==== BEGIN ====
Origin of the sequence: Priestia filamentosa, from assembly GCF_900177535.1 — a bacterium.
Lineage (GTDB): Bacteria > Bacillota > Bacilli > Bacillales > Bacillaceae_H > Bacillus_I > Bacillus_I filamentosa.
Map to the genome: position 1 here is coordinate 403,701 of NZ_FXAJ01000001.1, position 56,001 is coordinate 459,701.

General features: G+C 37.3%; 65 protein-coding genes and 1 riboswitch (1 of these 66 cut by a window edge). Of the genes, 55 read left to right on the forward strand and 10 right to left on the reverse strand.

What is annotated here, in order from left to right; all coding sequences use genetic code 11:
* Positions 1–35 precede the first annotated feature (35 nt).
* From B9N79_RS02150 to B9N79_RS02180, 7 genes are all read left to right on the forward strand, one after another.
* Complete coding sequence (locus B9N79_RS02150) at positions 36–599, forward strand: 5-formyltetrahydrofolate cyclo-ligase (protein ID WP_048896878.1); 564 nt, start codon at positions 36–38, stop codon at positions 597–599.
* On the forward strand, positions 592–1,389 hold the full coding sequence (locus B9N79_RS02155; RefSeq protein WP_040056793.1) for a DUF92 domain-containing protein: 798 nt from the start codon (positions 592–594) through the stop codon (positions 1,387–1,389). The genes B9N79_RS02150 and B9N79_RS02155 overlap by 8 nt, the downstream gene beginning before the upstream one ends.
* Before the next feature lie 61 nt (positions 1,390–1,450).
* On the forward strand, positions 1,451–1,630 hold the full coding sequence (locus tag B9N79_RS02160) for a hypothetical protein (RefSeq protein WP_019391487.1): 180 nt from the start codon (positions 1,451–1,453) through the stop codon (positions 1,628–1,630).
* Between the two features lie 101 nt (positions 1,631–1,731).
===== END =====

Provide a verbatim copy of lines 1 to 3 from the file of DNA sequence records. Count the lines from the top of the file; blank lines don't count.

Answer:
Origin of the sequence: Priestia filamentosa, from assembly GCF_900177535.1 — a bacterium.
Lineage (GTDB): Bacteria > Bacillota > Bacilli > Bacillales > Bacillaceae_H > Bacillus_I > Bacillus_I filamentosa.
Map to the genome: position 1 here is coordinate 403,701 of NZ_FXAJ01000001.1, position 56,001 is coordinate 459,701.